PHILADELPHIA, PA (CBS) — Summer camp. The memories can last a lifetime, right?
Well, consider the experience for a handful of young people participating in a special summer camp run by the Camden County Police Department. They got a chance to get what few of us ever get to see. An up close and personal look at what the FBI is really all about.
Seven members of the Blue Knights program got to talk to agents in the Philadelphia office and take a tour of the place. These kids have dreams of going into law enforcement or the military.
Sixteen-year-old Dominic Collins, who moved from Camden to Philadelphia, stayed in the group in large part because his elders are cops themselves.
“Honestly I didn’t really think cops were bad,” Collins told KYW Newsradio. “I just didn’t know what they’d really done and I saw this opportunity so I decided to take it and see what they do.”
While Collins chose to take part, 11-year-old Carmi Jackson of Camden didn’t have much of a choice.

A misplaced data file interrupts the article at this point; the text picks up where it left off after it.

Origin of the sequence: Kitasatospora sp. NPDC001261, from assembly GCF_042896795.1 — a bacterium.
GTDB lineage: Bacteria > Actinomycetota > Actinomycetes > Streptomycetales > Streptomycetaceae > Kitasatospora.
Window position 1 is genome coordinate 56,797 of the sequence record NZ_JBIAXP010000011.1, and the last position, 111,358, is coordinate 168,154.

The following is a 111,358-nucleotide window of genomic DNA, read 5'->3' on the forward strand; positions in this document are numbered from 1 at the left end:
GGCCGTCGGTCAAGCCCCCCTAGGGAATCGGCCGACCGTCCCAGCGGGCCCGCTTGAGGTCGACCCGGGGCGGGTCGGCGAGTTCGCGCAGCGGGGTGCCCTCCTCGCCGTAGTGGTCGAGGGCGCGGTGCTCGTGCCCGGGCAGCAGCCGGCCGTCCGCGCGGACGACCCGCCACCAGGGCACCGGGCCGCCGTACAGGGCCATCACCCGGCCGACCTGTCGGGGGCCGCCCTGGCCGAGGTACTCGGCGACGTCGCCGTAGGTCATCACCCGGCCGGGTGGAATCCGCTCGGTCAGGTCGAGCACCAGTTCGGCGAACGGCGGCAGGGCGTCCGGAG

“My dad was like you’re going to this new program. And I went OK,” he said. But he later conceded it was a good call “because it’s fun and I get to meet new people.”
On this particular day, they got to meet several agents including Greg Branch, a Camden native who helps in recruiting new talent for the agency. He sees sessions like this as a good introduction for young people who see the FBI dramatized on television.
“Coming up in Camden, I didn’t really have an opportunity to meet a FBI agent and I think it’s great that they get to come here and to interact and to see the office and to find out about federal law enforcement,” Branch said.
The kids got to see some equipment up close and learn what it takes to be an agent, including 21 weeks of training. The kids winced when they were shown on training day in which trainees were doused with pepper spray.
Some two dozen kids take part in the program, which could well plant the seeds for budding careers in public service, according to Blue Knights organizer
Brenda Santiago, a Camden County police detective.
“They’re all maturing,” she said. “They all have these high aspirations and hopefully we’ll get them to exactly where it is that they want to be.”